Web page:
That means you can no longer perform some of the interesting diversity sourcing searches I’ve detailed in the past, such as searching for all of the HBCU’s in a single search, or searching for the 354 most common female names in the U.S. over the past 4 decades to find 65% of all of the women on LinkedIn in a single search.
From my preliminary testing, it seems that you can get away with searches up to around 1,300 characters with spaces before you start to encounter LinkedIn just spinning and never executing your search. With a first name search, this is what 1,281 characters with spaces looks like.
Top 10 Facets
Also missing from the LinkedIn’s new search interface is the ability to see the top 10 results in each facet.
I can’t be the only person who found the ability to see the top 10 companies employing certain types of people in a given market, the top 10 markets for specific skills, or the top universities by skill to be valuable, can I?
Now free users are limited to the top 5.
Thankfully, you can still view the top 10 results in each facet in LinkedIn Recruiter.
Advanced Search Operators
Alas, Voltron has laid LinkedIn’s Advanced Search Operators to rest.
LinkedIn has claimed that extending new search functionality to their mobile apps is something that they’re looking into, but for now, the mobile apps only allow users to search people but not within other categories.
Mobile search is a big deal for LinkedIn – did you now that 19 people searches are performed and 41 profiles are viewed every second via LinkedIn mobile apps?
What About 3rd Degree Connections?
While there was a bit of early buzz that users searching LinkedIn with a free account would not be able to search 3rd degree connections, you can in fact still search for them.
While some early testing showed that it appears LinkedIn’s default was to only return results from your 1st and 2nd degree network, all of my recent searches appear to default to “All,” which includes Group Members and “3rd + Everyone Else.”
Thankfully, I haven’t run across too many search anomalies yet, but I did find a few I think you (and the LinkedIn dev team) will find interesting.
I ran a basic search and took notice of the top 5 companies represented:
I then set about to see if I could use the -/NOT functionality to eliminate results from the top 5 companies in order to find the next top 5 (thus completing the top 10).
I started entering 1 company at a time in the current company field: -Microsoft, -IBM, -Cisco, etc.
This seemed to work quite well in removing those companies from the top 5, allowing me to explore the next 5 or more. But then I noticed that when I was excluding the company names in the current company field, the company names were being returned as positive hits and highlighted as keywords in the profiles. The same thing happens if I change it to -(ibm OR microsoft OR cisco).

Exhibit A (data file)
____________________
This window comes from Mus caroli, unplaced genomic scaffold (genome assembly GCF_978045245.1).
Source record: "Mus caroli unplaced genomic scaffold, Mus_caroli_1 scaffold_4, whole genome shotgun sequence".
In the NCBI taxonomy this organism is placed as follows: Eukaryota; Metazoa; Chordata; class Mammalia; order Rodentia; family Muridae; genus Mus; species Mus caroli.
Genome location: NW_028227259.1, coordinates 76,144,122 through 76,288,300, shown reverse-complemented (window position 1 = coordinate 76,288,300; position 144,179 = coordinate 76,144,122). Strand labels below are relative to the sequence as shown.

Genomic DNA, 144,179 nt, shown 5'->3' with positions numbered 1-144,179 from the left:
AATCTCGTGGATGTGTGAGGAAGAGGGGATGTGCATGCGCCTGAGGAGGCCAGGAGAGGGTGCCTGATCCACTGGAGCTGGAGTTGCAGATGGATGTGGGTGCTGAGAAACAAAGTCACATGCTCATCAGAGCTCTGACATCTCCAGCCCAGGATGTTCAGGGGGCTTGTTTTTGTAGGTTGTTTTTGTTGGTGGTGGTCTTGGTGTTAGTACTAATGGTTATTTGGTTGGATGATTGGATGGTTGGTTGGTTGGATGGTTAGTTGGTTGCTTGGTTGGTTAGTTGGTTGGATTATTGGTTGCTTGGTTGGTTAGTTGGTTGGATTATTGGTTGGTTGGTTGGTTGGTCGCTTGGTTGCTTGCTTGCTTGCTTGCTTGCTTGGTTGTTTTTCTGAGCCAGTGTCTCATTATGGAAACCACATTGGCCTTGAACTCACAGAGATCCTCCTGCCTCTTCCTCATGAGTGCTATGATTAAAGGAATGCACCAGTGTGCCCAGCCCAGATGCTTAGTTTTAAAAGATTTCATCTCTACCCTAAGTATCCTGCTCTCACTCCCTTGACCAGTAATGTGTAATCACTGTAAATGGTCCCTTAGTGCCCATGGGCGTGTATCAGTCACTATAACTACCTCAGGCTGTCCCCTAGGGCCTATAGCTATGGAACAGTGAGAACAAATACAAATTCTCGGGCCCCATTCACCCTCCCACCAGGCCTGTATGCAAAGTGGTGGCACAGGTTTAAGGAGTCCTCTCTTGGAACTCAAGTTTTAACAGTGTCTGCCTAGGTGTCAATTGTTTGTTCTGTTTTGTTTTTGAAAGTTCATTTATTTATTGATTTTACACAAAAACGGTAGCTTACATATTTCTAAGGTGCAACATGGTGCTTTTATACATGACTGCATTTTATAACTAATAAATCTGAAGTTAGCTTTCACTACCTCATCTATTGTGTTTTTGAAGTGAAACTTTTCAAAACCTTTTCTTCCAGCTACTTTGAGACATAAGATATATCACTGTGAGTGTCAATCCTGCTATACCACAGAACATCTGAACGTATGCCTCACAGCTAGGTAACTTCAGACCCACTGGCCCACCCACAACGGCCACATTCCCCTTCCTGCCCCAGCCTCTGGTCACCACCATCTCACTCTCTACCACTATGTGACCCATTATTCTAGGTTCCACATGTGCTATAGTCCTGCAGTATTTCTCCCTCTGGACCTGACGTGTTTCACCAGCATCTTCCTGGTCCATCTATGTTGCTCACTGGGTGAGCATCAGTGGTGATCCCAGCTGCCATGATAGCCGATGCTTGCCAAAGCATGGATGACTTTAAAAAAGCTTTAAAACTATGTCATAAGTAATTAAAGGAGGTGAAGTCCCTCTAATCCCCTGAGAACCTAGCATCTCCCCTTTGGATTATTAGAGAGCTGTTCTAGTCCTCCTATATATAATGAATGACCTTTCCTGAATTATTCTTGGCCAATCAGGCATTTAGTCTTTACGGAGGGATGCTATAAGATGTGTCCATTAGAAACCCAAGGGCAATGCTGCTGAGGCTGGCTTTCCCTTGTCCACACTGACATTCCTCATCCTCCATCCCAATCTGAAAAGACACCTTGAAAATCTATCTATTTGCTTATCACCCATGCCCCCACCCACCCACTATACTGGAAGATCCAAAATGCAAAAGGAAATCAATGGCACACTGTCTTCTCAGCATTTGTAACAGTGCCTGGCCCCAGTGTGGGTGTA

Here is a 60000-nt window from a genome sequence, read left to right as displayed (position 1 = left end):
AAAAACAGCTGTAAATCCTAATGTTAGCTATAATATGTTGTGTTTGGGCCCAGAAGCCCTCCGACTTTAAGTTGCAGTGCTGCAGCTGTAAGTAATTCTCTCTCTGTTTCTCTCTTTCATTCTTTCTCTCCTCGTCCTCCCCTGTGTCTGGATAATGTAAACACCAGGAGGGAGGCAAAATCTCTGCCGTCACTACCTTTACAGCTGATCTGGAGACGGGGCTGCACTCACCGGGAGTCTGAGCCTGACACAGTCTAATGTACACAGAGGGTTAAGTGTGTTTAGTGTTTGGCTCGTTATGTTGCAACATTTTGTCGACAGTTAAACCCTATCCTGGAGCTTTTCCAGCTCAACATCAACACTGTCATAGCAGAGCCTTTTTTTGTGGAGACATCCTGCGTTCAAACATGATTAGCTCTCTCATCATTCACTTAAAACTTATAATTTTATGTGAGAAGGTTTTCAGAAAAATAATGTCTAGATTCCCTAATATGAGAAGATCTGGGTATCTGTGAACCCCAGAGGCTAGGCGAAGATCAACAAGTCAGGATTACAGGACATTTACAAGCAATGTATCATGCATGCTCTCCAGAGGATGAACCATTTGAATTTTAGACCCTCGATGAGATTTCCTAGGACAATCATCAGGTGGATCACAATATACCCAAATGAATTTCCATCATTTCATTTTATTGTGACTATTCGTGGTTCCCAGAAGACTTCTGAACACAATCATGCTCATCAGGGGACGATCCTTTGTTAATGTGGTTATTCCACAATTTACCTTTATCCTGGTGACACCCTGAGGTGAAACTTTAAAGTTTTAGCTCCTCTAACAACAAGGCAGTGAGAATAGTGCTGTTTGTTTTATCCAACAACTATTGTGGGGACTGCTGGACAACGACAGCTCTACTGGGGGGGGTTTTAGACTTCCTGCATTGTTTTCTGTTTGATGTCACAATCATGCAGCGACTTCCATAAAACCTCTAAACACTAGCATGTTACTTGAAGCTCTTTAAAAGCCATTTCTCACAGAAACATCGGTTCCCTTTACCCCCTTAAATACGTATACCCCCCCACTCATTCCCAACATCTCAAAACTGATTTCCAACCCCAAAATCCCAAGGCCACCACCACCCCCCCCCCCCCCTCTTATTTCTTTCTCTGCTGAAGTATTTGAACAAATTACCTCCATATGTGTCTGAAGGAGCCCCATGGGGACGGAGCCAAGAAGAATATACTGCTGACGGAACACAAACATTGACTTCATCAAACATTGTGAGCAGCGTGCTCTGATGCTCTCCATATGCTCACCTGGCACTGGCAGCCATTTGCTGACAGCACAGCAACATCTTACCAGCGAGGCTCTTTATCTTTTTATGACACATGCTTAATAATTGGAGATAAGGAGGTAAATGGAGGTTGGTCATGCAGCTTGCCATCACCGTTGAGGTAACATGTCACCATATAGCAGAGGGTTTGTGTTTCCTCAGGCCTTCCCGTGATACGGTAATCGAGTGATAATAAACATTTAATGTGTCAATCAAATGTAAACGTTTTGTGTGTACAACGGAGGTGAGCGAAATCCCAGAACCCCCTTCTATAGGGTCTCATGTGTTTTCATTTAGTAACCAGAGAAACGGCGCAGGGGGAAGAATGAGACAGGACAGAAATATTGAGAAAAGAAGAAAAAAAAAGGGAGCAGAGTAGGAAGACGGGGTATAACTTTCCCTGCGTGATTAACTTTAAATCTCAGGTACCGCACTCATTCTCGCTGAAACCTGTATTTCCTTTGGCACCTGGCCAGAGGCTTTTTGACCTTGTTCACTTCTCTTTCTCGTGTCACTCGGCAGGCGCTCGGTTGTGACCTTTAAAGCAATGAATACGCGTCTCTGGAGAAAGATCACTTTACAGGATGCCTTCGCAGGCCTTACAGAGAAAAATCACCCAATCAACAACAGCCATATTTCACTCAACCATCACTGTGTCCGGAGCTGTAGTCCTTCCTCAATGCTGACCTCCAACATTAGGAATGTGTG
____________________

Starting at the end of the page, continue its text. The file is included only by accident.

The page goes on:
Hmm. That’s not good.
The same thing happens when I try to exclude a term from the title field. As you can see below, I am excluding the term “engineer” from the title field, and while the term is excluded properly in most cases, there are a few random results where “engineer” is in the current title – as with Kevin below, the word “engineer” also shows up as a positive & highlighted keyword hit in summaries, headline phrases, etc. It doesn’t matter if I use NOT, AND NOT either – I’ve tried all 3 ways and get the same results.
This one is pretty strange – I ran a first name search for “Abigail” and got results with “Gail” and “Abby” on the first page.
I don’t know how much of a fluke this is, because I’ve tried other names as well as searched for companies and various I.T. keywords to see if LinkedIn is performing some kind of fuzzy matching but have yet to run into another instance where LinkedIn gives me terms other than the one I specifically searched for. Please let me know if you find any.
Also, it seems that the ability to search within groups from the main search interface is still being listed as a premium filter with the yellow “in” icon, yet I can search within groups with my free account. Maybe it’s actually free functionality now?
What I Would Like to See from LinkedIn Search
For quite some time I’ve been thinking about writing a post specifically about what I’d like to see from LinkedIn with regard to new search functionality, but I’ve never gotten around to it.
I’ll take this opportunity to at least highlight a few things I would suggest to the LinkedIn team:
The ability to specifically search within the most recent work experience listed. One word: Massive. Can I get an “amen?”
Stemming/root word/wildcard search. It would certainly be nice to not always have to construct massive OR statements, e.g., (develop OR developing OR develops OR development OR developed OR developer).
Not only bring back the top 10 in each facet – but enable them to be expanded to the top 25. Expanded facets yield incredible market and competitive intel/insight with the click of a mouse.
Ability to sort by keyword relevance not tied to relationship. If you can’t/won’t bring this back to LinkedIn for free accounts, at the very least, never get rid of the ability to sort by keyword only relevance in premium versions.
Keyword boosting – enabling users with the ability to determine which keywords are the most relevant to them.
Proximity search – enabling users to search for terms within a specific distance of each other, to achieve semantic search.